Just another fabulous day at the barn in February. For those not in the know, that means it was windy, cold, cloudy, with a chance of bolting horses. Ok, more specfically, mares. Today, all the mares were nuts. I, being the relative mare newbie, didn't read the signs very well. She was fussy when I was brushing, tap dancing merrily around as I tried to remove the crud from her legs. She was still dancing when I was standing on the mounting block. She continued to dance as I aranged my stirrups, and got settled in the saddle.
Now this isn't totally unheard of from the Gray Mare. Usually, we solve this issue by leg yeilding, lots of leg yeilding. To the wall from the quarter line, and back to the quarter line. Spiral in, out and in on a circle. Lots of me reminding her that it is really hard to race away when going sideways. Except today, she had an advantage- she was nuts, and believed that she could still run away, while sideways. I did the sensible thing, and dismounted and grabbed a longe line. Her exberance exploded out onto the line in bucks and leaps.
After a while, I thought, "jeeze, she is looking calmer, I don't want to wear her out." Probably a bad idea. Got back on, got some good work, was feeling pretty confident that our madness was behind us, and then I was unfortuntely right: the madness was right behind us- in the form of a pony, in a run, banging her head on the fence. "OMG!!! DEFCON 5!! Run!!!" was the mare's thought. Next thoughts were "Bronc, bronc, bronc, crap, not enough muscle to pull this off, sliding stop like a giraffe"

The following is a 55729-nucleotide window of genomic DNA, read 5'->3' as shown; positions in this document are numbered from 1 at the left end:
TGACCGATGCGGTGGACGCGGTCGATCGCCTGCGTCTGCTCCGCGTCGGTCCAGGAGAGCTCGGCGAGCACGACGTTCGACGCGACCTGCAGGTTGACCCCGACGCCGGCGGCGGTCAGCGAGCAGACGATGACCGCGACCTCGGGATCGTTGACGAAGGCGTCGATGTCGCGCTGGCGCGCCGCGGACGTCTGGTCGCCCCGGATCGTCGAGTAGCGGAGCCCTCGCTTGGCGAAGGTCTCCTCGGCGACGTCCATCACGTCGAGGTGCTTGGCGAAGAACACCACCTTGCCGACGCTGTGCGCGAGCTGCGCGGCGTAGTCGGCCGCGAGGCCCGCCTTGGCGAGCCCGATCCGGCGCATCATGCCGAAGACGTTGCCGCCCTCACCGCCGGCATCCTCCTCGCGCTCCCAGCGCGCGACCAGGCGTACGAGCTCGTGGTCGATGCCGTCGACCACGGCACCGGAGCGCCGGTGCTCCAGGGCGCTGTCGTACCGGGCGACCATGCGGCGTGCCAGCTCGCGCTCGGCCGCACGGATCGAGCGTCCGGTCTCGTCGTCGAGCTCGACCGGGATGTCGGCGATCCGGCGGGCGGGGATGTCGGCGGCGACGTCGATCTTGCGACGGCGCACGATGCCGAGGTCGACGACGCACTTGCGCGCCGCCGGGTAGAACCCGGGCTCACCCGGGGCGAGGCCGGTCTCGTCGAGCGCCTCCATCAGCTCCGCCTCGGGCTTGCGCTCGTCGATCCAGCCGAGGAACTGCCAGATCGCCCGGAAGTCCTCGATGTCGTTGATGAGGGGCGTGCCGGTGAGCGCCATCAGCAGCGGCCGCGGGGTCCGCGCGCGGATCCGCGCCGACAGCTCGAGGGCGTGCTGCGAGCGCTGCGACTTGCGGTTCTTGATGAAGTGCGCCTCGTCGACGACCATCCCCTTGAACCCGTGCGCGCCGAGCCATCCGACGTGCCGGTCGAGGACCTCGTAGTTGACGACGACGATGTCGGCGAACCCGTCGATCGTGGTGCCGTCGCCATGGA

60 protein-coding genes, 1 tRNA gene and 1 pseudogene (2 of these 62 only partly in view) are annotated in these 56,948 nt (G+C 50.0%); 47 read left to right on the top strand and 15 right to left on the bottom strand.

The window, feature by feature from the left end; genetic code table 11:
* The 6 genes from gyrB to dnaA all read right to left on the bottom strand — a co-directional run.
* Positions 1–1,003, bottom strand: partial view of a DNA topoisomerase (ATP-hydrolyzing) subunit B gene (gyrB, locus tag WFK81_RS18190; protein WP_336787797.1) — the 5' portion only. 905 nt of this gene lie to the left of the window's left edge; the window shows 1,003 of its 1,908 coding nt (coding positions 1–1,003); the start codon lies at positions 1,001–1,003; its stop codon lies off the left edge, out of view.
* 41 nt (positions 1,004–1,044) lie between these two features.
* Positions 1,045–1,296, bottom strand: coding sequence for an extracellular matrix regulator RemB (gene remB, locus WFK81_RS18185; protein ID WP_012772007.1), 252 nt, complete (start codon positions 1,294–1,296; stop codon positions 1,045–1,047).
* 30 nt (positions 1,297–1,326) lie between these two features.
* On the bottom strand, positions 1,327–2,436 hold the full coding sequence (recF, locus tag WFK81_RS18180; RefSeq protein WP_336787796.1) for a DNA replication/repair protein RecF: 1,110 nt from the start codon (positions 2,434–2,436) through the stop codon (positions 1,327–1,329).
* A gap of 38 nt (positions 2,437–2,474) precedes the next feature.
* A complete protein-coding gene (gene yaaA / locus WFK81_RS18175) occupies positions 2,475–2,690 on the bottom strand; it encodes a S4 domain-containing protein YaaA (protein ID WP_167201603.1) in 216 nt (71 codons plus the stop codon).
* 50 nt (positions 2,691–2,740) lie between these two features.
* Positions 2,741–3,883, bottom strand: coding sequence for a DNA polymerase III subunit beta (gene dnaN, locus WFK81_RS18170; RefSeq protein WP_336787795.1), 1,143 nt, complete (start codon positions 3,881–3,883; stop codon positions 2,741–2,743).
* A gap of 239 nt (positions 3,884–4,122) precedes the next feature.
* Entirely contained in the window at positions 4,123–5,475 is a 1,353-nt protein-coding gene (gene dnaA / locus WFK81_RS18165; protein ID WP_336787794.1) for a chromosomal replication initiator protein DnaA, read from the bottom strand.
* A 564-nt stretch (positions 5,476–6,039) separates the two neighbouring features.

By this point I had muttered (yelled) some unkind (R-rated) words, and was sitting deep into the saddle, pushing her past the pony of terror. On the adivce of my trainer, and my better angels, we decided that 1) Gray Mare was wound up tight like a spring, and 2) she wasn't yet uncoiled after those shenanigans. Completing one good task would be enough to call it good for the day, so we made a circle next to the deathwatch pony. One tight circle lead to a slightly more relaxed circle, lead to a softer circle, and then I let her flow gently down the long side of the arena. Dropping my stirrups, I lept off, before she could find anything else to be excited about. Tack was removed, clapping sounds were made, and one very excited gray mare bolted off accross the arena, heels well above head at times.
I was not the only victim of crazy mare day. Ther were other incidents, some much more vicious than mine. I feel lucky that I stayed onboard. In that way, today turned out ok.